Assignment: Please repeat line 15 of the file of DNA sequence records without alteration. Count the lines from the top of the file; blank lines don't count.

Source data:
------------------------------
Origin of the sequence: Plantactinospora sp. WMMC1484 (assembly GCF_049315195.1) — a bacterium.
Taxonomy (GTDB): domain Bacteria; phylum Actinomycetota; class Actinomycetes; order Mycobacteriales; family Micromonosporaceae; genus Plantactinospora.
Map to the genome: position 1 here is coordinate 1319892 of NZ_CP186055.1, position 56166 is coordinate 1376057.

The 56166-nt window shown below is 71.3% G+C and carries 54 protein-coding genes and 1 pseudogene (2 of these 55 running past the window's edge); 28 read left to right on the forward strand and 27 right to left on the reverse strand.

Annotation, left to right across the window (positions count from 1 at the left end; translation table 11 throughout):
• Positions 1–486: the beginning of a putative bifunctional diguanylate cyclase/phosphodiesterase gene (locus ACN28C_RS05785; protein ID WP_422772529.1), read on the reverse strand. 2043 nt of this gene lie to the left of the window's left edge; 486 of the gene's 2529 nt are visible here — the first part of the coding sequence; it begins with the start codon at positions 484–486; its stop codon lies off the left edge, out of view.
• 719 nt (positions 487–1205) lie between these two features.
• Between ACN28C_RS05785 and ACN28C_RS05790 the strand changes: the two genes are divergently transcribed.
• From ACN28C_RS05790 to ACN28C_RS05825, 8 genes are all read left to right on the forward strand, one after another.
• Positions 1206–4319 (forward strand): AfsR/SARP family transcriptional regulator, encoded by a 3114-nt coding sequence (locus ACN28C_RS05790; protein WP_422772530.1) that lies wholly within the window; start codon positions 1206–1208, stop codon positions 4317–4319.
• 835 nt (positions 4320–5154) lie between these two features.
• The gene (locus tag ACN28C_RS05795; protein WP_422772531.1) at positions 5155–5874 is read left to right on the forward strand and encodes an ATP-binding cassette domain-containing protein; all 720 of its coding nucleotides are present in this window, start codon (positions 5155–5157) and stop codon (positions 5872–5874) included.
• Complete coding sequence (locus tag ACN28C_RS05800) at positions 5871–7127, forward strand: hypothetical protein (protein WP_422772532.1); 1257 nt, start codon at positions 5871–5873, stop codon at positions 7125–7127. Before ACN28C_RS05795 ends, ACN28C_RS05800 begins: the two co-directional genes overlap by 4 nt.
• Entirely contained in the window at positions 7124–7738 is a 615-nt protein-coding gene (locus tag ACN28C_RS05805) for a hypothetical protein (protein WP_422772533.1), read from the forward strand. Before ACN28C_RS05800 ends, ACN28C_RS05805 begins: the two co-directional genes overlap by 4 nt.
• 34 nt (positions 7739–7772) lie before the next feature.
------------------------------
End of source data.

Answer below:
• 34 nt (positions 7739–7772) lie before the next feature.